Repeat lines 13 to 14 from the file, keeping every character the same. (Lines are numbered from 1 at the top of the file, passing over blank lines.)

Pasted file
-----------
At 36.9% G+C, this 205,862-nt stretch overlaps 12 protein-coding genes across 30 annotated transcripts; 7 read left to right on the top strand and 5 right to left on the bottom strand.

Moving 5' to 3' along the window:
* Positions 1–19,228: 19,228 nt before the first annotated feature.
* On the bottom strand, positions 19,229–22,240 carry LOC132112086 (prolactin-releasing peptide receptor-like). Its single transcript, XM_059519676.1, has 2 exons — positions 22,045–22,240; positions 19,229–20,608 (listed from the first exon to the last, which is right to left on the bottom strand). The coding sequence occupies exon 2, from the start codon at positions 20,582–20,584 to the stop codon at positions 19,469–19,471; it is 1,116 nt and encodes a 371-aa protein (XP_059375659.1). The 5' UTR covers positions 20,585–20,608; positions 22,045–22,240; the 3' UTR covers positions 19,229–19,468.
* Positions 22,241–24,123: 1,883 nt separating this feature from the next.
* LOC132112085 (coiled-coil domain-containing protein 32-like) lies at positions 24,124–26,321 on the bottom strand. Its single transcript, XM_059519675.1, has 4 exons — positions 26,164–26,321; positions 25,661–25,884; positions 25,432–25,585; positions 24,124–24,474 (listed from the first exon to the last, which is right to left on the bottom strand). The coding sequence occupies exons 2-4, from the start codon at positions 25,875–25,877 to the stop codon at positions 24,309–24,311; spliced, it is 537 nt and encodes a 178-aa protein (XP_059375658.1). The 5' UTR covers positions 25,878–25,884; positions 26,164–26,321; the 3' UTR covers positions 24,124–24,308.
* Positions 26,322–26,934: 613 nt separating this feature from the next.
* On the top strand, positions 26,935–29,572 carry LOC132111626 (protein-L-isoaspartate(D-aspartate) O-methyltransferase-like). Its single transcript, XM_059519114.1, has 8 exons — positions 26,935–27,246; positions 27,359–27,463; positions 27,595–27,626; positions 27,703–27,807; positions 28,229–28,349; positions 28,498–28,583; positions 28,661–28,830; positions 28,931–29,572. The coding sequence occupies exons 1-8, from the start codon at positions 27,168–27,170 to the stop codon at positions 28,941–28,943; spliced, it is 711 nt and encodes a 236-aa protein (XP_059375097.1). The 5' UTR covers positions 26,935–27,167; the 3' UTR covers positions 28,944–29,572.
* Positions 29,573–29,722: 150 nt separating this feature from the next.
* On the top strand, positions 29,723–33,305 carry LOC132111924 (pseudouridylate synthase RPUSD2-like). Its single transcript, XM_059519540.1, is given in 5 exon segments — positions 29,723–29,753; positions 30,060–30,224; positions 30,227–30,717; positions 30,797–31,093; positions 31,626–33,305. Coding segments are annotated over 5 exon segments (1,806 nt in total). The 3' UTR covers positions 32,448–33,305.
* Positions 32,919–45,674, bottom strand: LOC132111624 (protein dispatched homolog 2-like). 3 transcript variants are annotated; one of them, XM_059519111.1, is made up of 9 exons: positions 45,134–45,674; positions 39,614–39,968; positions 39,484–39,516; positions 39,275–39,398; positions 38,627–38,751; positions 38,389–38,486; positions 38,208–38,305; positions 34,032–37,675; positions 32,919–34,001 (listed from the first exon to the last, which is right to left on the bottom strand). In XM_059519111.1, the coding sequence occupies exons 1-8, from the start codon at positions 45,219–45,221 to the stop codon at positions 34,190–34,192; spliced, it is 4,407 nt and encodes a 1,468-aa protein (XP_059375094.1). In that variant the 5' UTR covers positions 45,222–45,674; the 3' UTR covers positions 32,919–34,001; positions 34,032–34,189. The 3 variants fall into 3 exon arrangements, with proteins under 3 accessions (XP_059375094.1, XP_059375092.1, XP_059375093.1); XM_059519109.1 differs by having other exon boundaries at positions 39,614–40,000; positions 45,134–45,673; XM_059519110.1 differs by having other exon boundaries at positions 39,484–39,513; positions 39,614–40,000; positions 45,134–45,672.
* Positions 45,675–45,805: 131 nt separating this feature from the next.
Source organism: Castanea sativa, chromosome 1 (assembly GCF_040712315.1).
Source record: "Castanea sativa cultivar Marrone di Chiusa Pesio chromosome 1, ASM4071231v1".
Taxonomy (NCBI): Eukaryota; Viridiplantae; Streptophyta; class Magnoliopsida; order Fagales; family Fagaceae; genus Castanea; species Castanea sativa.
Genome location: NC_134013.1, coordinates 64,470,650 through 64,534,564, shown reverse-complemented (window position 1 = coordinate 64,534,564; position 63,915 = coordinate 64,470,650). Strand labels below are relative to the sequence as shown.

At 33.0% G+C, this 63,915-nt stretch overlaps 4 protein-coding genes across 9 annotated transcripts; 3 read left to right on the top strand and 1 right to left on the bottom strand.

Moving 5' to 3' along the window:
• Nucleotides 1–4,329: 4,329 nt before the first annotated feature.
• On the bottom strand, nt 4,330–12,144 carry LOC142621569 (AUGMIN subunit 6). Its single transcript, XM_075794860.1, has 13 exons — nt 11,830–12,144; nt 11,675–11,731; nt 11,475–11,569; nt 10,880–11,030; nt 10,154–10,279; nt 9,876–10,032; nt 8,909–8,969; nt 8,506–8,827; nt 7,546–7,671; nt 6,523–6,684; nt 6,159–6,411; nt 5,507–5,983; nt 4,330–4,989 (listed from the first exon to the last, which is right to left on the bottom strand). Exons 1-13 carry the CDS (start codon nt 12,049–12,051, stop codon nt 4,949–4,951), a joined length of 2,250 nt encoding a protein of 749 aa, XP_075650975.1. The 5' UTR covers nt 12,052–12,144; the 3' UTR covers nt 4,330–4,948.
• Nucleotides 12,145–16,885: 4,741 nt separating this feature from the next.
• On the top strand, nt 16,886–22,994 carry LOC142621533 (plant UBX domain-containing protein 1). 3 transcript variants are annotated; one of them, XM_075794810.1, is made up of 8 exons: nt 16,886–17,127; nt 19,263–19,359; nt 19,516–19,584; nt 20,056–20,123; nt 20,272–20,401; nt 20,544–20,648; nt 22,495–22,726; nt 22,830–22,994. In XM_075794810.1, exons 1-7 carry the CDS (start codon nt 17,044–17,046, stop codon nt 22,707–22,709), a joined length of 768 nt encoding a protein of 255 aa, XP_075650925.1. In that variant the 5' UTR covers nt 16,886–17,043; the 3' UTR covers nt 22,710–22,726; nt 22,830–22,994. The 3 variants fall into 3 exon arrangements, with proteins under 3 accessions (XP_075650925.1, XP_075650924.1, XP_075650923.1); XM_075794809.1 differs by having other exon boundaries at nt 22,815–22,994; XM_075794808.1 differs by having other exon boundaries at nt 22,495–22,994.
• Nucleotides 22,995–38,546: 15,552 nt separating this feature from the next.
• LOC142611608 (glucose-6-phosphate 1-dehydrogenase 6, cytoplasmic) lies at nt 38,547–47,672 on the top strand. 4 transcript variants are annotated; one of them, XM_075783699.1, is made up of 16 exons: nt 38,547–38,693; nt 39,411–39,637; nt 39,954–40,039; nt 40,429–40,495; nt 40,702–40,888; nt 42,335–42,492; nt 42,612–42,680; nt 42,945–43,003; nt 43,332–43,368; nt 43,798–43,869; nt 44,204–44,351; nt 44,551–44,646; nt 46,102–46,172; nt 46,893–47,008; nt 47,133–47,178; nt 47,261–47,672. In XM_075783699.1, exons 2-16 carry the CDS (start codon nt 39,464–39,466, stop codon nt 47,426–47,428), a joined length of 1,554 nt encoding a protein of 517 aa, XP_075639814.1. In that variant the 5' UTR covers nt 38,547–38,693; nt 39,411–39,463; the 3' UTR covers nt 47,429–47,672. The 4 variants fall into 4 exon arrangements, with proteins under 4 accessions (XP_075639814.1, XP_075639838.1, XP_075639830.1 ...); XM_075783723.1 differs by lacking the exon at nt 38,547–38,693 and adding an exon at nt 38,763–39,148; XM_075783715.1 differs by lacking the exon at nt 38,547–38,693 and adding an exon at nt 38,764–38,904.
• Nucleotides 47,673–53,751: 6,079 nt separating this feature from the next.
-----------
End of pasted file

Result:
Source organism: Castanea sativa, chromosome 1 (assembly GCF_040712315.1).
Source record: "Castanea sativa cultivar Marrone di Chiusa Pesio chromosome 1, ASM4071231v1".